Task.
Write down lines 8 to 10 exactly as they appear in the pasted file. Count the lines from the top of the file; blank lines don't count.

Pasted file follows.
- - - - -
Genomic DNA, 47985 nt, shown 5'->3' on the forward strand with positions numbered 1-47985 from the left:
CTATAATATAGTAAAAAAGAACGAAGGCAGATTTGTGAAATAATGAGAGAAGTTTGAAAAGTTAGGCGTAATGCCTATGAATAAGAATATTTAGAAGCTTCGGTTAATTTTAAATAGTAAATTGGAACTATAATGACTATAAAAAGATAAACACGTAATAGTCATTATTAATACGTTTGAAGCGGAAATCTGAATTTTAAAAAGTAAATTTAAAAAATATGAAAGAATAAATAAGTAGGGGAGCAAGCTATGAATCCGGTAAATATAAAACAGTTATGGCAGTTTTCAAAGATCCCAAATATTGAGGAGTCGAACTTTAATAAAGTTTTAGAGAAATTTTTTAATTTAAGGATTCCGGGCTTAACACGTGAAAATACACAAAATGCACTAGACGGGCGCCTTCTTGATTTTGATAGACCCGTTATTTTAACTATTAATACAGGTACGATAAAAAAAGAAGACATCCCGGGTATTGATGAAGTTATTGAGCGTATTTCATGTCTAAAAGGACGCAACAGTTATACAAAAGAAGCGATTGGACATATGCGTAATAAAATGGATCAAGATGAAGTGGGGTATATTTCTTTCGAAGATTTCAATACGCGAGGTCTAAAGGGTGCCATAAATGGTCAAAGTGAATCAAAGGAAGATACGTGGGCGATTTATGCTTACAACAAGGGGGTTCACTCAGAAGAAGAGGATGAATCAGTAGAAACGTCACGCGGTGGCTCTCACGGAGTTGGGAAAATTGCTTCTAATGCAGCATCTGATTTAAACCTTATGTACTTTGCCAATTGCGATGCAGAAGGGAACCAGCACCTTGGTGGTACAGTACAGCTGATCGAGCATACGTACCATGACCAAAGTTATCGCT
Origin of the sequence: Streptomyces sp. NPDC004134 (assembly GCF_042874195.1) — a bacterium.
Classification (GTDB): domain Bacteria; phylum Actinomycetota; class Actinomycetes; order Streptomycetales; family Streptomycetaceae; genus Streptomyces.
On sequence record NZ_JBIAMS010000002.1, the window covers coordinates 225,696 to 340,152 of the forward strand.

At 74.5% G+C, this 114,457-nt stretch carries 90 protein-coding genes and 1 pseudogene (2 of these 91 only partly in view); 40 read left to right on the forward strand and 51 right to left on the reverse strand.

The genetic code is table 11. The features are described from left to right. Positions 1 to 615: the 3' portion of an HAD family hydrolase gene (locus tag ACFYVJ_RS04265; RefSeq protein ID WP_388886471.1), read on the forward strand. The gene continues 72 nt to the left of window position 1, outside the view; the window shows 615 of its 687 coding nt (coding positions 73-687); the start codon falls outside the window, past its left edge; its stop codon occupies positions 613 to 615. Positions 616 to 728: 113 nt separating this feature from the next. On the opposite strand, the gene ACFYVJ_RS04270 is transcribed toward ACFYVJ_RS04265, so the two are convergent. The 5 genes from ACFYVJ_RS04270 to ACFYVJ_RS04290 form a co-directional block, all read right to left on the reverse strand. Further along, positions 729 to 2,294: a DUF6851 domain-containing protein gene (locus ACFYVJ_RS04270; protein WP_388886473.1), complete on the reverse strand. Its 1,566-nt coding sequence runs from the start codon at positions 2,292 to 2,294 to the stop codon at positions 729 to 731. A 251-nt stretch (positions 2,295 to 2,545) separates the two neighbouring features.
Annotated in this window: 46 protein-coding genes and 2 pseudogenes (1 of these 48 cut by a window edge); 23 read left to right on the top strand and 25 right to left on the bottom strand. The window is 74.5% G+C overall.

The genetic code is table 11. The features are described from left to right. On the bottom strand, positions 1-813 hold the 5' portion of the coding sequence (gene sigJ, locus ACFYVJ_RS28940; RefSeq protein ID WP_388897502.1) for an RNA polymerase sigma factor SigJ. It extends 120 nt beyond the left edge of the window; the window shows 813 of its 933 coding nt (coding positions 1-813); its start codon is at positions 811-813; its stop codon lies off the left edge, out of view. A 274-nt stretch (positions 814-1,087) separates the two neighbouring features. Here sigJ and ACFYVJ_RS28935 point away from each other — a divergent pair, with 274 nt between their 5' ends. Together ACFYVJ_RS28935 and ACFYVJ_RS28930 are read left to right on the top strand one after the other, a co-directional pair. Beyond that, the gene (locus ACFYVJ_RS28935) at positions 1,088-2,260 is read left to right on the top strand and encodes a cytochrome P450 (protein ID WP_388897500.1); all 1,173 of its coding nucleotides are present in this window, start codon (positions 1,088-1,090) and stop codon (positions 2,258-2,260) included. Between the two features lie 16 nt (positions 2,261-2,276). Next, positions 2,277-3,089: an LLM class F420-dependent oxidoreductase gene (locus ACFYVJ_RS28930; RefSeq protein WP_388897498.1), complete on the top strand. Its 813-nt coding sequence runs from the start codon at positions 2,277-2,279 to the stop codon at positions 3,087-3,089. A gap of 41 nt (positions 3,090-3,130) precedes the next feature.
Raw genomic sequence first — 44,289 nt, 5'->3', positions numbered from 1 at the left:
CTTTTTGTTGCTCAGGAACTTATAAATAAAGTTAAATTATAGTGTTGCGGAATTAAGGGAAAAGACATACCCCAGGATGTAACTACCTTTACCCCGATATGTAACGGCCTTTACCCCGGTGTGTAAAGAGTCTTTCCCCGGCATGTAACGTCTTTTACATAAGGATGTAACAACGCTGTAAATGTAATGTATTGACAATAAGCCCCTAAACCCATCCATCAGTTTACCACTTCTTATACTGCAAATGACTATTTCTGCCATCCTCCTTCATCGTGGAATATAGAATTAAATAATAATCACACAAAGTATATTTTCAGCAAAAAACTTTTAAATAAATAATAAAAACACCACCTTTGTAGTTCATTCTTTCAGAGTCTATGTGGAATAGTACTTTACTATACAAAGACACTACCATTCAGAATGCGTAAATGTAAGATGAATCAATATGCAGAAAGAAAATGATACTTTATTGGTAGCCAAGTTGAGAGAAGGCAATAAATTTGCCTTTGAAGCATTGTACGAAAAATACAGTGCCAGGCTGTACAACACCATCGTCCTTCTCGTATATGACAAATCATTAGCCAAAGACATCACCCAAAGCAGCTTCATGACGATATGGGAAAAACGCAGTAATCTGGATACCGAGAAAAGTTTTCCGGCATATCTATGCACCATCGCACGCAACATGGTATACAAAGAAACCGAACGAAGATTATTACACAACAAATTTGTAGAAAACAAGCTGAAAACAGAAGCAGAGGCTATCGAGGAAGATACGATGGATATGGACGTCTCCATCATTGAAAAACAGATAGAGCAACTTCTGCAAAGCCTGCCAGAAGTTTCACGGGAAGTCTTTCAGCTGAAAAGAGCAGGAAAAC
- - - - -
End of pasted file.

Annotated in this window: 46 protein-coding genes and 2 pseudogenes (1 of these 48 cut by a window edge); 23 read left to right on the top strand and 25 right to left on the bottom strand. The window is 74.5% G+C overall.

The genetic code is table 11. The features are described from left to right. On the bottom strand, positions 1-813 hold the 5' portion of the coding sequence (gene sigJ, locus ACFYVJ_RS28940; RefSeq protein ID WP_388897502.1) for an RNA polymerase sigma factor SigJ. It extends 120 nt beyond the left edge of the window; the window shows 813 of its 933 coding nt (coding positions 1-813); its start codon is at positions 811-813; its stop codon lies off the left edge, out of view. A 274-nt stretch (positions 814-1,087) separates the two neighbouring features. Here sigJ and ACFYVJ_RS28935 point away from each other — a divergent pair, with 274 nt between their 5' ends. Together ACFYVJ_RS28935 and ACFYVJ_RS28930 are read left to right on the top strand one after the other, a co-directional pair. Beyond that, the gene (locus ACFYVJ_RS28935) at positions 1,088-2,260 is read left to right on the top strand and encodes a cytochrome P450 (protein ID WP_388897500.1); all 1,173 of its coding nucleotides are present in this window, start codon (positions 1,088-1,090) and stop codon (positions 2,258-2,260) included. Between the two features lie 16 nt (positions 2,261-2,276). Next, positions 2,277-3,089: an LLM class F420-dependent oxidoreductase gene (locus ACFYVJ_RS28930; RefSeq protein WP_388897498.1), complete on the top strand. Its 813-nt coding sequence runs from the start codon at positions 2,277-2,279 to the stop codon at positions 3,087-3,089. A gap of 41 nt (positions 3,090-3,130) precedes the next feature.
Raw genomic sequence first — 44,289 nt, 5'->3', positions numbered from 1 at the left: